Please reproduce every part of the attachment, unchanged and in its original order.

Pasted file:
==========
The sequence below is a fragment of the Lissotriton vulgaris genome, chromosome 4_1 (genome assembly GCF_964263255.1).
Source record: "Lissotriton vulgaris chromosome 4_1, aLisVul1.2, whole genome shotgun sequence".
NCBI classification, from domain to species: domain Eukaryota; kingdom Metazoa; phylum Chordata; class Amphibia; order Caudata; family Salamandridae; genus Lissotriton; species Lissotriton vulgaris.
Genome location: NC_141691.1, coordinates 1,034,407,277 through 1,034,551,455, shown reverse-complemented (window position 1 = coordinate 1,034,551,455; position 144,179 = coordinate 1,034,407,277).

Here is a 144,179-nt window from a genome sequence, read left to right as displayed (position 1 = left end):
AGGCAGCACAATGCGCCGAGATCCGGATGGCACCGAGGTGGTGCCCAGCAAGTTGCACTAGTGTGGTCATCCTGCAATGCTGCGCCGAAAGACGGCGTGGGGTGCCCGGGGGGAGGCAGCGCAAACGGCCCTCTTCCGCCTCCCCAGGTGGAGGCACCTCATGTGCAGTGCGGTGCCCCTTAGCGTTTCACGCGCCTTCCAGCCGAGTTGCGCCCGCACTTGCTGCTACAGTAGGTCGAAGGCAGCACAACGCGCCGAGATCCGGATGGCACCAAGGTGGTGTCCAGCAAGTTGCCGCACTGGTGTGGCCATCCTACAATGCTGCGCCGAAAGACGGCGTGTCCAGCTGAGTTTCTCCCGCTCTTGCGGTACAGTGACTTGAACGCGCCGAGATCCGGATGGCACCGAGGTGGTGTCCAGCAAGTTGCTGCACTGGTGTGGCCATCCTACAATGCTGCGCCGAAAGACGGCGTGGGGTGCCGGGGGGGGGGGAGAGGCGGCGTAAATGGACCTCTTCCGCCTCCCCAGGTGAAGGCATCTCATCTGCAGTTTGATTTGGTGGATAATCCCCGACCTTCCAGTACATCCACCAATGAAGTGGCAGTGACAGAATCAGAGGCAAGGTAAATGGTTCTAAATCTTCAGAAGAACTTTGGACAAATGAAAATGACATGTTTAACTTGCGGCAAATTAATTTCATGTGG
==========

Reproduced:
The sequence below is a fragment of the Lissotriton vulgaris genome, chromosome 4_1 (genome assembly GCF_964263255.1).
Source record: "Lissotriton vulgaris chromosome 4_1, aLisVul1.2, whole genome shotgun sequence".
NCBI classification, from domain to species: domain Eukaryota; kingdom Metazoa; phylum Chordata; class Amphibia; order Caudata; family Salamandridae; genus Lissotriton; species Lissotriton vulgaris.
Genome location: NC_141691.1, coordinates 1,034,407,277 through 1,034,551,455, shown reverse-complemented (window position 1 = coordinate 1,034,551,455; position 144,179 = coordinate 1,034,407,277).

Here is a 144,179-nt window from a genome sequence, read left to right as displayed (position 1 = left end):
AGGCAGCACAATGCGCCGAGATCCGGATGGCACCGAGGTGGTGCCCAGCAAGTTGCACTAGTGTGGTCATCCTGCAATGCTGCGCCGAAAGACGGCGTGGGGTGCCCGGGGGGAGGCAGCGCAAACGGCCCTCTTCCGCCTCCCCAGGTGGAGGCACCTCATGTGCAGTGCGGTGCCCCTTAGCGTTTCACGCGCCTTCCAGCCGAGTTGCGCCCGCACTTGCTGCTACAGTAGGTCGAAGGCAGCACAACGCGCCGAGATCCGGATGGCACCAAGGTGGTGTCCAGCAAGTTGCCGCACTGGTGTGGCCATCCTACAATGCTGCGCCGAAAGACGGCGTGTCCAGCTGAGTTTCTCCCGCTCTTGCGGTACAGTGACTTGAACGCGCCGAGATCCGGATGGCACCGAGGTGGTGTCCAGCAAGTTGCTGCACTGGTGTGGCCATCCTACAATGCTGCGCCGAAAGACGGCGTGGGGTGCCGGGGGGGGGGGAGAGGCGGCGTAAATGGACCTCTTCCGCCTCCCCAGGTGAAGGCATCTCATCTGCAGTTTGATTTGGTGGATAATCCCCGACCTTCCAGTACATCCACCAATGAAGTGGCAGTGACAGAATCAGAGGCAAGGTAAATGGTTCTAAATCTTCAGAAGAACTTTGGACAAATGAAAATGACATGTTTAACTTGCGGCAAATTAATTTCATGTGG